Organised opposition to Communist influence in trade unions had already begun in the late 1930s. Sections of the Catholic Church, especially in Melbourne, used the wider organisation of Catholic Action to set up a specific body known as 'The Movement' to help contest union elections against Communists. This was led by a Melbourne activist, BA Santamaria, who had the full support of Archbishop Mannix. It was also supported by some parliamentary members of the ALP, especially in Victoria. By the end of the war it was clear that, although Communist influence in strategic unions was no longer expanding, Communist industrial militancy was intensifying. In that situation the NSW Branch, at its Annual Conference in 1945, decided to establish 'Industrial Groups' to promote Labor candidates in trade union elections.
Other States followed quickly, so that very soon the 'Groupers' became a force to be reckoned with not only in trade union elections but inside the Labor Party itself. A number of prominent supporters of the Industrial Groups, like Dr Lloyd Ross of the Australian Railways Union, had themselves previously been involved with the Communist Party. As the Groupers wrested control of key unions from Communists they found themselves enjoying access to the extra-parliamentary machinery of the ALP in ways that gave them added influence. By 1950 Groupers were dominant in the Victorian Branch and in a strong position in New South Wales.
The rise of the Groupers had some interesting parallels with the threat from Communists. Both could be portrayed, not necessarily accurately, as attempts by foreign based bodies (Moscow or the Vatican) to infiltrate and control the Labor Party. Both were committed to secrecy and to the use of anti-democratic tactics such as ballot rigging to achieve success. Neither was established specifically to control the Labor Party, but both at times found themselves in a position where it might become possible. Both, it needs to be acknowledged, were challenges that the ALP had to face and reduce.
At some stages of the party's history factions have been the source of new ideas and constructive compromises that any party with an appeal to the whole electorate must encourage. Certainly the Labor Party needs ideas from both the left and the right. By the 1950s a pattern of regular factional competition was apparent throughout the ALP, with control maintained by a well organised Right faction or by its mirror image on the Left. Thus, Federal Conference and the Federal Executive were also tightly factionalised. State machines in NSW and Queensland were controlled by the Right, with Grouper support; in Victoria a Grouper-dominated Right had replaced the traditional Left; in the other states the Left tended to be dominant. It is of the nature of factionalism that internal factions, or fractions, should compete for power. Within the Right there was competition, and some sharing of power, between the government support groups in Queensland and NSW, along with the AWU, and the newer Groupers. Within the Left there were various shades of industrial and political militancy, with regular accusations, even inside the party, that the more aggressive sections were at least sympathetic to Communists.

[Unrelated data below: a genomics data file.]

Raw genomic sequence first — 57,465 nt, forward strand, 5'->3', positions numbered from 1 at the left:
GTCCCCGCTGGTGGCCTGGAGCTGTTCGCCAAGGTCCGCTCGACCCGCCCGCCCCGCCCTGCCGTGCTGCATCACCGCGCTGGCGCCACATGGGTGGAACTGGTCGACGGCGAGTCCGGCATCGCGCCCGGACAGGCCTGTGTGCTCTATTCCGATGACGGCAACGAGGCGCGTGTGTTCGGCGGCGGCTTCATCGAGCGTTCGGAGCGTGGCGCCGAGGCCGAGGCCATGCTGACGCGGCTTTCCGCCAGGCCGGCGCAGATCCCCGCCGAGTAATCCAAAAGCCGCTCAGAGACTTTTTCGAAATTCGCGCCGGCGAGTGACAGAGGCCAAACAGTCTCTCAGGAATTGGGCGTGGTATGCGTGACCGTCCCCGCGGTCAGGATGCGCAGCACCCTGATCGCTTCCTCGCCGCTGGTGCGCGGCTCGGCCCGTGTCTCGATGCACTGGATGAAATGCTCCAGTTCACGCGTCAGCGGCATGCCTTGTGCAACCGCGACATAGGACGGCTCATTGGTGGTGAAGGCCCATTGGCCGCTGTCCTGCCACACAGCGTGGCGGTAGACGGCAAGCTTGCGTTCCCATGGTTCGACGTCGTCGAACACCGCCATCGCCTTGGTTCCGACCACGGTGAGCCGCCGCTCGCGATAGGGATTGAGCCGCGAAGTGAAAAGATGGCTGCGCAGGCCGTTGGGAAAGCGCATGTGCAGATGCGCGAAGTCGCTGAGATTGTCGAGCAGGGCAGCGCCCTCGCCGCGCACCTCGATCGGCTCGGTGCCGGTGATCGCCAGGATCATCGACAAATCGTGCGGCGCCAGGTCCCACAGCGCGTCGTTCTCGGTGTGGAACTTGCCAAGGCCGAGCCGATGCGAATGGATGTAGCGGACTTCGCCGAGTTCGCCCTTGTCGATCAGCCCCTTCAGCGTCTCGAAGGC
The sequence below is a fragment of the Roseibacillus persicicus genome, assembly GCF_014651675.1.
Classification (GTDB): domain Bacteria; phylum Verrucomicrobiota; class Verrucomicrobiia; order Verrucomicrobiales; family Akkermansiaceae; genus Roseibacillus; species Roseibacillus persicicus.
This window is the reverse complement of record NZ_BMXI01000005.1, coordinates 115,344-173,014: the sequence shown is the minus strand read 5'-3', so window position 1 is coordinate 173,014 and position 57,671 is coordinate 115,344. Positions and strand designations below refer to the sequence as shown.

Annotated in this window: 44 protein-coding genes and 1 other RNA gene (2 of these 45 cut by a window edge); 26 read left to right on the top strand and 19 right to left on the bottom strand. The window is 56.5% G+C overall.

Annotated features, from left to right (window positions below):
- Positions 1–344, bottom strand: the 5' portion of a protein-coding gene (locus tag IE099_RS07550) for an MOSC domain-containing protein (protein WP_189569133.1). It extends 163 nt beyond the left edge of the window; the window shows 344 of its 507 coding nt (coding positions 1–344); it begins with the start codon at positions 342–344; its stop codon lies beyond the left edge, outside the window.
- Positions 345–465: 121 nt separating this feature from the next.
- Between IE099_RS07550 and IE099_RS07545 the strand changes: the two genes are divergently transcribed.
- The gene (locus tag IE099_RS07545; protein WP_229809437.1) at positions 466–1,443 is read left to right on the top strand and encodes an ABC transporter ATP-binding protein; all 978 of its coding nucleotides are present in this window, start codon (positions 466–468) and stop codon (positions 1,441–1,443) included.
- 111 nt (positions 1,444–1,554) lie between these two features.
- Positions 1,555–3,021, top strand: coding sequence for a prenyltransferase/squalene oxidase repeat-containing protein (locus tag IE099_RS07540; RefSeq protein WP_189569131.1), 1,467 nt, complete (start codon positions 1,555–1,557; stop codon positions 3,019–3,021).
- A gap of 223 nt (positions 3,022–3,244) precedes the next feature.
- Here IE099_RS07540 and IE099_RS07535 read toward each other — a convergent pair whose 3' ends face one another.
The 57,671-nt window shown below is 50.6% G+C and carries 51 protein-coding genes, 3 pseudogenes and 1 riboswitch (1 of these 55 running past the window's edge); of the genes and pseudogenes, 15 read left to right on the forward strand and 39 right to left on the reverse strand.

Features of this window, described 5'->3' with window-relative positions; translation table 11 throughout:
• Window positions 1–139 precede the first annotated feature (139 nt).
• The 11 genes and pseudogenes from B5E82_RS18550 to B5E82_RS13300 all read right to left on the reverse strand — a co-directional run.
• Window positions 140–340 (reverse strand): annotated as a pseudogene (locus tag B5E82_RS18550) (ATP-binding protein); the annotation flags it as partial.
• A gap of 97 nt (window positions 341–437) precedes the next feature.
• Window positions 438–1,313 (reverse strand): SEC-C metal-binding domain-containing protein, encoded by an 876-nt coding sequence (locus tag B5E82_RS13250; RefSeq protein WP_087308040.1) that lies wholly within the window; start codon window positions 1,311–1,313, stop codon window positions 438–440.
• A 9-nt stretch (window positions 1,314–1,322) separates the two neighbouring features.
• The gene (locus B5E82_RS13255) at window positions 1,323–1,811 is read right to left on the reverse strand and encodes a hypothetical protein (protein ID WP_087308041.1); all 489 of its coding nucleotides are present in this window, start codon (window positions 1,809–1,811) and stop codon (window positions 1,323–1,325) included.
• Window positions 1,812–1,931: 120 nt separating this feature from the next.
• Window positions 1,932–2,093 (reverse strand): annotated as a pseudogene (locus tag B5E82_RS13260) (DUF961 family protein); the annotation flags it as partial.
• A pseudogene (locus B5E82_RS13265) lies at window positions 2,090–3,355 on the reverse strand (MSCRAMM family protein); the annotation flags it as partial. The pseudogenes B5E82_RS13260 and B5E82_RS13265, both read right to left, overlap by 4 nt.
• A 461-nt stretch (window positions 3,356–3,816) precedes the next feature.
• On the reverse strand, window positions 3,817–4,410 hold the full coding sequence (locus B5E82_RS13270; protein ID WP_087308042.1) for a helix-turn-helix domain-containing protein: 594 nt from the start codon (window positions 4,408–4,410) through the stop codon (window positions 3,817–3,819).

Prime Minister Menzies called an election for May 1954 that was dominated by the issue of Communism. Dr. Evatt, who had replaced Chifley in 1951 as leader of the party, was convinced that Labor would win the election because of the unpopularity of the Menzies government in the aftermath of the Korean War which had caused difficulties with inflation. Moreover, the result of that war had been a disappointment for anti-Communists in Australia. Evatt had already achieved a victory over Menzies by successfully pressing for a NO vote in the referendum on banning the Communist Party and was convinced that the issue would not damage Labor in the election. However the dramatic events of the defection of Soviet spy Vladimir Petrov and his wife in April 1954 became an embarrassment for Labor when Menzies appointed a Royal Commission on the affair that threatened to implicate Labor figures in Soviet espionage. Even despite this sensation the election was extremely close; Menzies was returned to office but lost five seats, while Labor won a majority of the primary votes but still lost the contest. After the election Evatt's political judgement abandoned him when he produced a letter in Parliament from Soviet Foreign Minister Molotov, denying any Soviet involvement in espionage in Australia.